Hashes

1227

Date : 18/02/14
Hare : Waldorf
Scribe : IGSH
Hounds : 34     Dogs : 0
Recorded distance : 10.69 km
Recorded time : 101.92 min
Uphillness : 393.80 ft
OK, it's Tuesday lunchtime and the author has failed to send me this week's Scribe! – do I get hot and bothered under the collar? – no, of course not.  I just go and look up who the culprit is with a view to "Name and shame".

And the supposed author for this week is …. err well, me actually, so sorry about that folks – but don't worry I let myself off with a light caution and so all is right with the world again now.  Or would be if I could remember what happened.  Sadly I can only remember the first seven or eight miles of Mr Jones' "five and a half mile hash".  Beyond that, the last few miles are a haze of pain, exhaustion and relentless agony.

Well, the first half a kilometre was around the edge of the service station (562 metres to be precise) but we headed down the little road towards Egypt (so named because it was the haunt of many gypsies in the days when people believed they hailed originally from Egypt – though we now know they originated in India, so we are perhaps fortunate that the area is not called Delhi Belly).  Aside, if you ever get the chance to go to Delhi leap at it and get a suite (it isn't very expensive) in the magnificent Maidens hotel! It is truly fabulous.

Turning left off the road we found a lot of mud, poorly disguised as a field, followed by a wood and another field before we found and ran along the excitingly pavement-free Dorney Road South - where the hidden moose trap nearly tripped several of us in front of the speeding traffic.

Aside: Q: What do you get when you run in front of a car? A: TIRED   Q: What do you get when you run behind a car? A: EXHAUSTED.

Crossing into the wood we continued our south westerly trajectory towards Hedgerley, where we were hoping for a beer stop in the White Horse but sadly turned off near Moll Hayes Wood.  As far as I know Moll Hayes was, at least according to Marvel comics, the daughter of telepathic mutants, but it is just faintly possible she is not the person the wood is named after.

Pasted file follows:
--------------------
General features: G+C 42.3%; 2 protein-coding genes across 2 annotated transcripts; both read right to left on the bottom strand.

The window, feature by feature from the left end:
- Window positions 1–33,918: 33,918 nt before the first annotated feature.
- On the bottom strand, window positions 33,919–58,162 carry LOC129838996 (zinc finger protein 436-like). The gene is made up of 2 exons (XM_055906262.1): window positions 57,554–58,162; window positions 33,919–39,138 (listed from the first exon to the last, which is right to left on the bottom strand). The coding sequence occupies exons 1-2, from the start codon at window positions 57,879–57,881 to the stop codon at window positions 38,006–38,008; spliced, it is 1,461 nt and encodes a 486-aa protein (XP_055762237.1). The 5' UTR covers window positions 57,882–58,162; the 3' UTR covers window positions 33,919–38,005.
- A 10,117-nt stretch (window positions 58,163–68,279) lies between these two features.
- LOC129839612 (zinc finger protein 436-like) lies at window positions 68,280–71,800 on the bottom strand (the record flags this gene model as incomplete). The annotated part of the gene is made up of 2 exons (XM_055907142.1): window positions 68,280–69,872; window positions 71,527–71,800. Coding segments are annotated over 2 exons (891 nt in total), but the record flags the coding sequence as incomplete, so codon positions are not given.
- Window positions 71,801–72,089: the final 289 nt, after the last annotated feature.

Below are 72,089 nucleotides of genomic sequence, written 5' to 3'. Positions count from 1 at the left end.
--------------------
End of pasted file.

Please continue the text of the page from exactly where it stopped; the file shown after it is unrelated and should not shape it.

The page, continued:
Joy of joys we turned back to the pub and at just 5.5 miles out arrived at the long-short split.  Foolishly, some of us followed Mick's instructions and crossed over the motorway before jogging chattily along the side of the thundering motorway - but at least the fumes made a change from the mud earlier.  Or they would have done if the path hadn't been quite so muddy. 

By this time your totally disoriented narrator was running towards Beaconsfield old town with the vain hope of a beer stop in the Swan, only to be cruelly directed off down a side road just as the pub hove pleasingly into view.

Exhaustion mixed with confusion as the pack repeatedly tried to find the path (which turned out to be in the totally obvious direction of along the road).  Taking a scenic route around some of the posher parts of Old Beaconsfield, we eventually re-crossed the motorway and headed back to the pub (briefly losing Andy on the way).  

Back at the service station many of us had totally sadly forgotten that we had still another half kilometre to go before getting to the cars.

Somehow, as soon as we arrived back in the pub the exhaustion of our mammoth trek fell away from us while we happily munched and slurped our way through lashings of chips, beer and cake - Happy Birthday to Ant (28) and belated Happy Birthday to Jo (not 28).  As I failed to listen to Roger whilst he handed out various commendations and T Shirts I can't tell you what they were for.

The happy haze of contentment from another completed hash sank over us as we dwindled gently into the darkness and made our ways home.